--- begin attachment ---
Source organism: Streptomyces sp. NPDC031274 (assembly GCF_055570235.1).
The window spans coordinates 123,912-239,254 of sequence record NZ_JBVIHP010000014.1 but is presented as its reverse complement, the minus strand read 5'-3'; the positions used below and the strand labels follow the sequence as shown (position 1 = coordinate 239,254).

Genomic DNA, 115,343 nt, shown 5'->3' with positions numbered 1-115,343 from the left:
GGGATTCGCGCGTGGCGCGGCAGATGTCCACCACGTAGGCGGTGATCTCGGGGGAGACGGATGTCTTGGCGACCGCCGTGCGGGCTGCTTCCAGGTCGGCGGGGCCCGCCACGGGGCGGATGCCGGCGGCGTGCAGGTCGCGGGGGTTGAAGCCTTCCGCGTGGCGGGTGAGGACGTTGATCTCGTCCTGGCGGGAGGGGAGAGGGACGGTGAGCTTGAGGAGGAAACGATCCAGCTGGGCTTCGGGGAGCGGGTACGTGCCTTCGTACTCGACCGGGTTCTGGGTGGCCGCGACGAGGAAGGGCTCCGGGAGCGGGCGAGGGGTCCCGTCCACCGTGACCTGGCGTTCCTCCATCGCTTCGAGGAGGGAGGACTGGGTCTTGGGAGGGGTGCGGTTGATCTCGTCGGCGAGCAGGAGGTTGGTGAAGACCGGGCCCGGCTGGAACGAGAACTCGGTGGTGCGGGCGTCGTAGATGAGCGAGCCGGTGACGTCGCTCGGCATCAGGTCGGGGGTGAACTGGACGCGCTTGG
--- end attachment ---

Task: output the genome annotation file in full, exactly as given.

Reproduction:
Source organism: Streptomyces sp. NPDC031274 (assembly GCF_055570235.1).
The window spans coordinates 123,912-239,254 of sequence record NZ_JBVIHP010000014.1 but is presented as its reverse complement, the minus strand read 5'-3'; the positions used below and the strand labels follow the sequence as shown (position 1 = coordinate 239,254).

Genomic DNA, 115,343 nt, shown 5'->3' with positions numbered 1-115,343 from the left:
GGGATTCGCGCGTGGCGCGGCAGATGTCCACCACGTAGGCGGTGATCTCGGGGGAGACGGATGTCTTGGCGACCGCCGTGCGGGCTGCTTCCAGGTCGGCGGGGCCCGCCACGGGGCGGATGCCGGCGGCGTGCAGGTCGCGGGGGTTGAAGCCTTCCGCGTGGCGGGTGAGGACGTTGATCTCGTCCTGGCGGGAGGGGAGAGGGACGGTGAGCTTGAGGAGGAAACGATCCAGCTGGGCTTCGGGGAGCGGGTACGTGCCTTCGTACTCGACCGGGTTCTGGGTGGCCGCGACGAGGAAGGGCTCCGGGAGCGGGCGAGGGGTCCCGTCCACCGTGACCTGGCGTTCCTCCATCGCTTCGAGGAGGGAGGACTGGGTCTTGGGAGGGGTGCGGTTGATCTCGTCGGCGAGCAGGAGGTTGGTGAAGACCGGGCCCGGCTGGAACGAGAACTCGGTGGTGCGGGCGTCGTAGATGAGCGAGCCGGTGACGTCGCTCGGCATCAGGTCGGGGGTGAACTGGACGCGCTTGG